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Behind the Research: Chris Wirth

About the feature

Many people are involved in the remarkable range of programs, services and facilities that undergird research in the College of Agriculture. Collectively they’re integral to the college fulfilling its research mission. “Behind the Research” explores their individual roles. Each academic year, we profile six people whose work supports the College of Agriculture’s global reputation for developing innovative, multidisciplinary solutions to challenges and then putting those solutions into action.

Chris Wirth, Manager, Purdue Entomological Research Collection, Department of Entomology

• Enables research through access, loans and specimen data from Indiana’s largest entomological collection — more than 1.3 million insect and other arthropod specimens — located in the basement of Smith Hall.

• Provides opportunities for undergraduate and graduate students to learn valuable specimen-based research skills in a natural history collection.

• Increases our knowledge of insect species found in Indiana, which contributes to understanding current and historical biodiversity in the state.

Chris Wirth first became interested in bugs as a kid growing up in central Pennsylvania. When his family moved to Virginia during his middle-school years, the change in scenery only enhanced his fascination with insects.

“We’d moved from a largely agricultural landscape to couple of forested acres, so that drew my focus from butterflies toward beetles,” he recalls. “The naturalist E. O. Wilson said, ‘Every kid has a bug phase, I just never grew out of mine.’ I very much identify with that.”

After completing a bachelor’s degree at Randolph-Macon College, Wirth earned a PhD in entomology in 2022 at Purdue in the lab of Aaron Smith, associate professor of entomology and director of the Purdue Entomological Research Collection. During his dissertation research on darkling beetles, Wirth worked with museum collections around the U.S. and Europe, developing skills he brought to his current position in June 2022, filling a vacancy of several years.

Wirth especially learned the value of historical collections. “Natural history collections are unique resources,” he explains. “They are repositories of specimens collected over decades, if not hundreds, of years. You can’t go out and re-collect these specimens. It’s the closest thing to a time machine that exists.”

The Purdue collection includes material from Indiana that dates to the mid-1880s. Many especially valuable specimens were collected by naturalist and author Willis S. Blatchley, who donated his collection to Purdue when the university’s entomology programs were young.

When Wirth became collection manager, he wanted to encourage others to use what he viewed as an underutilized resource. “We could use our specimens in all mission areas — research, teaching and extension,” he says. “It was a unique opportunity to share the importance of the collection and enrich efforts across these areas.”

Wirth provides specimens to faculty and instructors for classes in the Department of Entomology, the Department of Biological Sciences in the College of Science and Honors College; and examples of pests and potentially invasive species to Purdue Extension educators. He also creates displays sent to counties around the state. He sends specimens, images and data to Purdue, U.S. and international researchers. In the last two years, he has enabled more than 35 research articles, dissertations and theses.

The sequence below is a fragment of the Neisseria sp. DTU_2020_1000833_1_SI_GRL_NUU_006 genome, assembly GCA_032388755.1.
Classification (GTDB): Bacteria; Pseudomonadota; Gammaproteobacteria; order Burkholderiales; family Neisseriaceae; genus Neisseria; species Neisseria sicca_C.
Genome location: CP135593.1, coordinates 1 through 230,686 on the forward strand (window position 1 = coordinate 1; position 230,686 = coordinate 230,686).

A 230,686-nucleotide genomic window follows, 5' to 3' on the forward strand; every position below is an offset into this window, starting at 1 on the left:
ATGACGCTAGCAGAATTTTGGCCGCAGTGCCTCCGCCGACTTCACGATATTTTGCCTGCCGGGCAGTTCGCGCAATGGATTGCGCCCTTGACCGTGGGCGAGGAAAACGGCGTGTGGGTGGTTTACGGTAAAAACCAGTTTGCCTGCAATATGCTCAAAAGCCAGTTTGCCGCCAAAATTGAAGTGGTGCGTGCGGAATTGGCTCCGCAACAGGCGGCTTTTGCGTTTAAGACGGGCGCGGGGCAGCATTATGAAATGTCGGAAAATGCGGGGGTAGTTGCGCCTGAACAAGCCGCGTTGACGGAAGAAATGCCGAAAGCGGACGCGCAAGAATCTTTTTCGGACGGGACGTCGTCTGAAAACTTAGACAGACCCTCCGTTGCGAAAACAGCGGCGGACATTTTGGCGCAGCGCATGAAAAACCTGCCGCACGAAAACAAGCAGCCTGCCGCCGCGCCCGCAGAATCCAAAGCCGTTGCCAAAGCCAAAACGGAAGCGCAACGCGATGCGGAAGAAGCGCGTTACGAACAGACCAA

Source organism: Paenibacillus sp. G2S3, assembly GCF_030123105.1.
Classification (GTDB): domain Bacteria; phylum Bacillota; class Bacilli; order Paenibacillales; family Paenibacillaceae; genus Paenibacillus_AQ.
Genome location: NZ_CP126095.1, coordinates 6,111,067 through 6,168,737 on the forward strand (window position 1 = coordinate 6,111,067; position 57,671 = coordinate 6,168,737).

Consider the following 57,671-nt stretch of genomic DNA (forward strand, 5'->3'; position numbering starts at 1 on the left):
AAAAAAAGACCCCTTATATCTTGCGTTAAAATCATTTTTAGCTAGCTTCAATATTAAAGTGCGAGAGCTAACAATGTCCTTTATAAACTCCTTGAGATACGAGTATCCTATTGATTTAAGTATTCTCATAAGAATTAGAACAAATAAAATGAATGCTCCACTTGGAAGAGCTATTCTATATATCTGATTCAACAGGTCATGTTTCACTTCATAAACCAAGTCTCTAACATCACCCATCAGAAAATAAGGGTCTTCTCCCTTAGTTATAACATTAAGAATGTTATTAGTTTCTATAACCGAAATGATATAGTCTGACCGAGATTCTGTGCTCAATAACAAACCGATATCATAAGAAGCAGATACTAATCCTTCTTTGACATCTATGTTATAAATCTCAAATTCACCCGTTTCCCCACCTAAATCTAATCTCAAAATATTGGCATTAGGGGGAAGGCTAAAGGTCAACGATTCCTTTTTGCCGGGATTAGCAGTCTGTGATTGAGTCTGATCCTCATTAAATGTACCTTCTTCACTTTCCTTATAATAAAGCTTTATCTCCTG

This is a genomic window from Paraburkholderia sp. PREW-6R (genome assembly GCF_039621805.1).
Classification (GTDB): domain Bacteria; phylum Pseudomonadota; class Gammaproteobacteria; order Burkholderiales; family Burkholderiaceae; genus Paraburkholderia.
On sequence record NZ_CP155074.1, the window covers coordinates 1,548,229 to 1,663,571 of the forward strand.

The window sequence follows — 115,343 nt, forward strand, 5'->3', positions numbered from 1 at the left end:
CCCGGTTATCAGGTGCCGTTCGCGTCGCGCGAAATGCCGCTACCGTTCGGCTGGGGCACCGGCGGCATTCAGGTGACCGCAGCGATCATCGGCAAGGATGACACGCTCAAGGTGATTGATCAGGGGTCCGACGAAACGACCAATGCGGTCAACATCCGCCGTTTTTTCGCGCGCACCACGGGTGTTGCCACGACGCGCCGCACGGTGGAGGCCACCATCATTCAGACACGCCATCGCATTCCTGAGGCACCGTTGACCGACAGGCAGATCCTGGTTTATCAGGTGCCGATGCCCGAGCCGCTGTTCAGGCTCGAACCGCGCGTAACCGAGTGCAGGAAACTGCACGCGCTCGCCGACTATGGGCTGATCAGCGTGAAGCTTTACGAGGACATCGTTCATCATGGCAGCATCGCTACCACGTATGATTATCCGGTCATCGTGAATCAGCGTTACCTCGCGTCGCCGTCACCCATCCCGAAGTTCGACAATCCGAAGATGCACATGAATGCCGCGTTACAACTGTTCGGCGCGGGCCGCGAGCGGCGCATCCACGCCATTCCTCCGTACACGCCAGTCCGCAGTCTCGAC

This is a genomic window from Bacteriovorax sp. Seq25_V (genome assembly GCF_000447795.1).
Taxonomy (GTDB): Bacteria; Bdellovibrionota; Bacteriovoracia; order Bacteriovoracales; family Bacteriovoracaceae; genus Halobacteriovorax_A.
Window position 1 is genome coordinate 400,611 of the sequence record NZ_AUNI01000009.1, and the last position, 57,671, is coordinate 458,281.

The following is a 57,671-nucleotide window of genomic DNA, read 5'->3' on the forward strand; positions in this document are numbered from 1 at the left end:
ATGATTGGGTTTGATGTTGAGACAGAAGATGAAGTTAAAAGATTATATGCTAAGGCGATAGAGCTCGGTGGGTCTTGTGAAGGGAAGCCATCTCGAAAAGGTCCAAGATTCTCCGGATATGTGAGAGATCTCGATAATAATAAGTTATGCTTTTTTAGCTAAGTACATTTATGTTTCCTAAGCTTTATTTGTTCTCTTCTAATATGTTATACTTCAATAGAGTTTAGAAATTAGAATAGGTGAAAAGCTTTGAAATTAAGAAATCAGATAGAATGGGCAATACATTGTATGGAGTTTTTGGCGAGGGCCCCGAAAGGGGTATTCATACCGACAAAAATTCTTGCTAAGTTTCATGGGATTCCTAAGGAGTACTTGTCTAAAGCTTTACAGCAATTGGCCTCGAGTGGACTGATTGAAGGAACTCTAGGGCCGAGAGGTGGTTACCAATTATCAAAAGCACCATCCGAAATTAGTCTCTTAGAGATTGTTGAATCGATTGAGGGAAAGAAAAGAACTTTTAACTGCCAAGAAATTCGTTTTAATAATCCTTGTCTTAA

Last year, more than 22,000 specimens were donated to the collection, and student volunteers were instrumental to accessioning them. These undergraduate and graduate students helped sort, identify and incorporate new specimens. “I cannot speak highly enough of my student volunteers,” Wirth says. In turn, he mentors students working on capstone projects and conducting independent research.

“We’re still adding species,” he notes. “Not every specimen is the collection is identified. We frequently send specimens out to experts or have visiting researchers identify new species for the collection.”

The collection also includes specimens of extinct species, such as the Xerces blue butterfly from California, rocky mountain locust and greater chestnut weevil. Because of habitat changes in Indiana, other species in the collection can no longer be found in the state. “Together, our specimens provide a glimpse of insect diversity through time,” Wirth says.

“There’s an almost continual discovery of something new or different,” he adds. “It’s not only exciting but a privilege to work with our historical specimens. Enriching these specimens with data from archival materials — for example, we linked 20 butterfly specimens to field notes and found not only where they were collected but that these specimens were nearly 140 years old — these historical connections fascinate me.”

For use in outreach, Wirth has prepared displays of showier insects he calls the “Oh, my!” collection for the reaction they elicit from audiences. “We try to showcase insect diversity, a range of forms and functions, and show off some species that are disarming, even beautiful, to create an opportunity where we can highlight the importance and value of insects,” he says.

In his spare time, the former camera store manager enjoys taking macro photographs of insects, including at the annual Indiana Academy of Sciences BioBlitz. “It’s an impactful way of sharing my appreciation and love for insects with a broader audience,” he says. “I take these photos for fun but also weave them into my other activities.”

Wirth is joking — but not really — when he says, “There’s so many bugs and so little time.”

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